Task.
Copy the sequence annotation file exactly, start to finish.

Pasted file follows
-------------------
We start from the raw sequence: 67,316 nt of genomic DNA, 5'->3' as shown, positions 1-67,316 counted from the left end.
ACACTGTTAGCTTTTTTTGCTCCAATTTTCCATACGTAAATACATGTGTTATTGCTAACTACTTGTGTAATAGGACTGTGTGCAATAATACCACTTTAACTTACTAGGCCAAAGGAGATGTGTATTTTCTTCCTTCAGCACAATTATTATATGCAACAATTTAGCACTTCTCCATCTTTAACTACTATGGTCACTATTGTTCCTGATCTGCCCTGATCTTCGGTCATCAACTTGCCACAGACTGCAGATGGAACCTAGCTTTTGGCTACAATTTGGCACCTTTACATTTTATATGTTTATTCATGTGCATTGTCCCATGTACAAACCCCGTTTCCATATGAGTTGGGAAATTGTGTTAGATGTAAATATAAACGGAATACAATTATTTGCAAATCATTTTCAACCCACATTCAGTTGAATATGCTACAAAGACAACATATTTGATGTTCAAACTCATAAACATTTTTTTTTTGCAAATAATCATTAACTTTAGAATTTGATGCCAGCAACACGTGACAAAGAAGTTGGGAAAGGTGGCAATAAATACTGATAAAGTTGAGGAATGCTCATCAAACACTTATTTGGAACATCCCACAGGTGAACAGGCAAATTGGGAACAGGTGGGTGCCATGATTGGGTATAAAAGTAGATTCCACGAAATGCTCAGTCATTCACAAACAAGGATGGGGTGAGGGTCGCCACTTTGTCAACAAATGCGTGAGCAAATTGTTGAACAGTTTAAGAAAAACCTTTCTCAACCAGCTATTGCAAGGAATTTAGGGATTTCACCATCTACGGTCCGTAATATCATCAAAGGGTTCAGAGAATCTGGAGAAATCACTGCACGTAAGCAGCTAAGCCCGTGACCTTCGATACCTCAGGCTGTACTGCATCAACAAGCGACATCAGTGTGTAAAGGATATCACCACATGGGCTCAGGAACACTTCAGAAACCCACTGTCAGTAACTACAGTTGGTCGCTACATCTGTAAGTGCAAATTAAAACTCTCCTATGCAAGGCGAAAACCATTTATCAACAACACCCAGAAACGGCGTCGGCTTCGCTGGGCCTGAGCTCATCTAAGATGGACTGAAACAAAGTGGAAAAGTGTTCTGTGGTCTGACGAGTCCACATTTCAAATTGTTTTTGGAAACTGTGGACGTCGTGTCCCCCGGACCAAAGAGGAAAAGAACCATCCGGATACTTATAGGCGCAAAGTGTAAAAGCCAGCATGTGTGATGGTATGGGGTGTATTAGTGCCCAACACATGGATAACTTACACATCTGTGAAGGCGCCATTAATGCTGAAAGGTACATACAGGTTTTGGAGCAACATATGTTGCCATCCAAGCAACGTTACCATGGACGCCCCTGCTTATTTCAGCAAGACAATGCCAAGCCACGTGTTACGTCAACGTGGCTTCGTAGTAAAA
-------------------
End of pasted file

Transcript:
We start from the raw sequence: 67,316 nt of genomic DNA, 5'->3' as shown, positions 1-67,316 counted from the left end.
ACACTGTTAGCTTTTTTTGCTCCAATTTTCCATACGTAAATACATGTGTTATTGCTAACTACTTGTGTAATAGGACTGTGTGCAATAATACCACTTTAACTTACTAGGCCAAAGGAGATGTGTATTTTCTTCCTTCAGCACAATTATTATATGCAACAATTTAGCACTTCTCCATCTTTAACTACTATGGTCACTATTGTTCCTGATCTGCCCTGATCTTCGGTCATCAACTTGCCACAGACTGCAGATGGAACCTAGCTTTTGGCTACAATTTGGCACCTTTACATTTTATATGTTTATTCATGTGCATTGTCCCATGTACAAACCCCGTTTCCATATGAGTTGGGAAATTGTGTTAGATGTAAATATAAACGGAATACAATTATTTGCAAATCATTTTCAACCCACATTCAGTTGAATATGCTACAAAGACAACATATTTGATGTTCAAACTCATAAACATTTTTTTTTTGCAAATAATCATTAACTTTAGAATTTGATGCCAGCAACACGTGACAAAGAAGTTGGGAAAGGTGGCAATAAATACTGATAAAGTTGAGGAATGCTCATCAAACACTTATTTGGAACATCCCACAGGTGAACAGGCAAATTGGGAACAGGTGGGTGCCATGATTGGGTATAAAAGTAGATTCCACGAAATGCTCAGTCATTCACAAACAAGGATGGGGTGAGGGTCGCCACTTTGTCAACAAATGCGTGAGCAAATTGTTGAACAGTTTAAGAAAAACCTTTCTCAACCAGCTATTGCAAGGAATTTAGGGATTTCACCATCTACGGTCCGTAATATCATCAAAGGGTTCAGAGAATCTGGAGAAATCACTGCACGTAAGCAGCTAAGCCCGTGACCTTCGATACCTCAGGCTGTACTGCATCAACAAGCGACATCAGTGTGTAAAGGATATCACCACATGGGCTCAGGAACACTTCAGAAACCCACTGTCAGTAACTACAGTTGGTCGCTACATCTGTAAGTGCAAATTAAAACTCTCCTATGCAAGGCGAAAACCATTTATCAACAACACCCAGAAACGGCGTCGGCTTCGCTGGGCCTGAGCTCATCTAAGATGGACTGAAACAAAGTGGAAAAGTGTTCTGTGGTCTGACGAGTCCACATTTCAAATTGTTTTTGGAAACTGTGGACGTCGTGTCCCCCGGACCAAAGAGGAAAAGAACCATCCGGATACTTATAGGCGCAAAGTGTAAAAGCCAGCATGTGTGATGGTATGGGGTGTATTAGTGCCCAACACATGGATAACTTACACATCTGTGAAGGCGCCATTAATGCTGAAAGGTACATACAGGTTTTGGAGCAACATATGTTGCCATCCAAGCAACGTTACCATGGACGCCCCTGCTTATTTCAGCAAGACAATGCCAAGCCACGTGTTACGTCAACGTGGCTTCGTAGTAAAA